Legal personality and artificial intelligence
Scholars have been discussing the legal status of artificial agents, such as AI entities and robots, over the past decades.1 The advancements of AI technology, however, has resulted in an ideological debate concerning rights for AI. In 2017, for example, regarding AI-guided entities such as robots, the European Parliament adopted a proposal, in which the EU institution invited the European Commission:
to explore, analyze and consider the implications of all possible legal solutions, (including) … creating a specific legal status for robots in the long run, so that at least the most sophisticated autonomous robots could be considered having the status of electronic persons responsible for making good any damage they may cause, and possibly applying electronic personality to cases where robots make autonomous decisions or otherwise interact with third parties independently. (§59f of the document)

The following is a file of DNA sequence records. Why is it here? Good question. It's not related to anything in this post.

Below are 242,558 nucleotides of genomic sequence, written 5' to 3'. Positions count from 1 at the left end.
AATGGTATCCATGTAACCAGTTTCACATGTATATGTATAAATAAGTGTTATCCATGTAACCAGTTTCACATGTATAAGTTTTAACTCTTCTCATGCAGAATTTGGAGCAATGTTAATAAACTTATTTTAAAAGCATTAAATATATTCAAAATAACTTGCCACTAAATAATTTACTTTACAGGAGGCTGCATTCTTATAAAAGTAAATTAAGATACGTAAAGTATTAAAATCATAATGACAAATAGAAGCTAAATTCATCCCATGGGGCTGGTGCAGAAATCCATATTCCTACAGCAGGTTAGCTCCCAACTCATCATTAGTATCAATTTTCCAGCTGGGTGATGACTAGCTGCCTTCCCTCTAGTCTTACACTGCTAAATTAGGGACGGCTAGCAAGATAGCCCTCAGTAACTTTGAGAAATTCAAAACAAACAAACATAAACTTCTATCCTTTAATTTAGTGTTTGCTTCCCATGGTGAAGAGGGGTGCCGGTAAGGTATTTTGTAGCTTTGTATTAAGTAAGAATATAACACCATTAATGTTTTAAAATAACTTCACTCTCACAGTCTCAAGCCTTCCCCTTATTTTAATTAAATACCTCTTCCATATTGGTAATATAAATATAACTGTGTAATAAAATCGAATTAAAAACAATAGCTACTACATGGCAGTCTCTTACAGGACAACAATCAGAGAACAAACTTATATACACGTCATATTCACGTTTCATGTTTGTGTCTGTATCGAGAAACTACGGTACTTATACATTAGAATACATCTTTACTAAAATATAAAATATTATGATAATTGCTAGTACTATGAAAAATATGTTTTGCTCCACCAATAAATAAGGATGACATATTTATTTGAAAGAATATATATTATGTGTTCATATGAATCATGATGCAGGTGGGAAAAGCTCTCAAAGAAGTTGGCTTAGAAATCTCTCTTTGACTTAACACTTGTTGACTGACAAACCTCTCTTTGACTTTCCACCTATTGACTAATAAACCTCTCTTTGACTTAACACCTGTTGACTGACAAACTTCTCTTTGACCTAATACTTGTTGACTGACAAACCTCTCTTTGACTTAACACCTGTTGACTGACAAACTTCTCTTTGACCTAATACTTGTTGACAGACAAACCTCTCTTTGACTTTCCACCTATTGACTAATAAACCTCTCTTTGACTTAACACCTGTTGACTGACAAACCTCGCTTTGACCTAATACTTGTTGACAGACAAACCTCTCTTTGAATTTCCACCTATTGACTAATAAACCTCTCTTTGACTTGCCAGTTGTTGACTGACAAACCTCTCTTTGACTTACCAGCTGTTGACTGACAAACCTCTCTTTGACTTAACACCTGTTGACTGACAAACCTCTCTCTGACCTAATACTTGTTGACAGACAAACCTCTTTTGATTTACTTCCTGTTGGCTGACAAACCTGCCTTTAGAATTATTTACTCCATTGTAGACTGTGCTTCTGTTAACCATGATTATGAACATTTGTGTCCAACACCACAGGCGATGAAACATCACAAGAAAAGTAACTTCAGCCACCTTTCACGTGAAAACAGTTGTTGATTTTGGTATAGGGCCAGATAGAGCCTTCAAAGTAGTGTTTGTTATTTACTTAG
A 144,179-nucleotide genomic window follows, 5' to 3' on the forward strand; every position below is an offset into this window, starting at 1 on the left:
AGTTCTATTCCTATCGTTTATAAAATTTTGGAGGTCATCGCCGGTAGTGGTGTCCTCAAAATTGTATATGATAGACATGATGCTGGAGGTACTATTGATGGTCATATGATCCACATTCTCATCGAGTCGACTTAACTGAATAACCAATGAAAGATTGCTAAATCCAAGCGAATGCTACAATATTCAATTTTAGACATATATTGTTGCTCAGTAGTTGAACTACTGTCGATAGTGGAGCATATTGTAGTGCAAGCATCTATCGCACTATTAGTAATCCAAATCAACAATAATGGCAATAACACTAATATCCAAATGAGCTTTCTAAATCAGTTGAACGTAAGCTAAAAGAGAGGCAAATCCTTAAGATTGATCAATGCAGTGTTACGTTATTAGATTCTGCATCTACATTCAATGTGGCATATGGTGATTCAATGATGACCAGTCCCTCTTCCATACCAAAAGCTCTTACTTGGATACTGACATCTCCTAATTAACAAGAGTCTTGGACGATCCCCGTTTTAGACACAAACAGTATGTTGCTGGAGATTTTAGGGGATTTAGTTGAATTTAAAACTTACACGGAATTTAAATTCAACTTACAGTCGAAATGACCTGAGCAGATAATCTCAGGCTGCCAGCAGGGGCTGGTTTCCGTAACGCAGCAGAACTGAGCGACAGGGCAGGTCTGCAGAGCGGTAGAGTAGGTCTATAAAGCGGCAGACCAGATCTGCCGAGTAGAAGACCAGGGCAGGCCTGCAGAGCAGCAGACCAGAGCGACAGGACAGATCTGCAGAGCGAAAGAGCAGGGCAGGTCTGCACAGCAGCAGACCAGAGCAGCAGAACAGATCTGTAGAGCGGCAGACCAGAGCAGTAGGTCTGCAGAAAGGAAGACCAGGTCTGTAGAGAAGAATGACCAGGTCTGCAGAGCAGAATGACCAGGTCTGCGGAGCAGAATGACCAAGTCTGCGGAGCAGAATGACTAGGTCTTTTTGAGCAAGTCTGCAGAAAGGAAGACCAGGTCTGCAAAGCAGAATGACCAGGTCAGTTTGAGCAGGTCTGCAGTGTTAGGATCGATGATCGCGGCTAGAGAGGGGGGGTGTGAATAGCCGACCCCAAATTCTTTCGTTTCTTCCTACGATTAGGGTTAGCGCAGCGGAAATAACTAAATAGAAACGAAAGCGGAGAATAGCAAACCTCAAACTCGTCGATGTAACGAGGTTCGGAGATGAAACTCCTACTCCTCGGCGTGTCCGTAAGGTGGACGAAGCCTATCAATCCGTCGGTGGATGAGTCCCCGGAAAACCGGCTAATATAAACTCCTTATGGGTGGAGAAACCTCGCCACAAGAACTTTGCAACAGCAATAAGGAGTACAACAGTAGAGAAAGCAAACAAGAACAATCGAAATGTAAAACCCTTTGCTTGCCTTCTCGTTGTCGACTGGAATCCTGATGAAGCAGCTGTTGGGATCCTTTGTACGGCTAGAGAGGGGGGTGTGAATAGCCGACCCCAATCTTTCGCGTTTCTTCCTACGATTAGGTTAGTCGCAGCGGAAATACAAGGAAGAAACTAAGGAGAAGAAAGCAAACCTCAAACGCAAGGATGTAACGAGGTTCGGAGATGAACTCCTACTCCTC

This opinion of the EU Parliament prompted a number of censures and objections, among which was the open letter of several “Artificial Intelligence and Robotics Experts” in April 2018. As the letter claimed, “the creation of a Legal Status of an ‘electronic person’ for ‘autonomous,’ ‘unpredictable’ and ‘self-learning’ robots” – as the EU Parliament suggested in its 2017 resolution – should be discarded from both a technical perspective and a normative one, that is, from a legal and ethical, viewpoint.2 Later, on 25 April 2018, the EU Commission released its own document on “Artificial Intelligence: A European Approach to Boost Investment and Set Ethical Guidelines.”3 Remarkably, there was no reference in...
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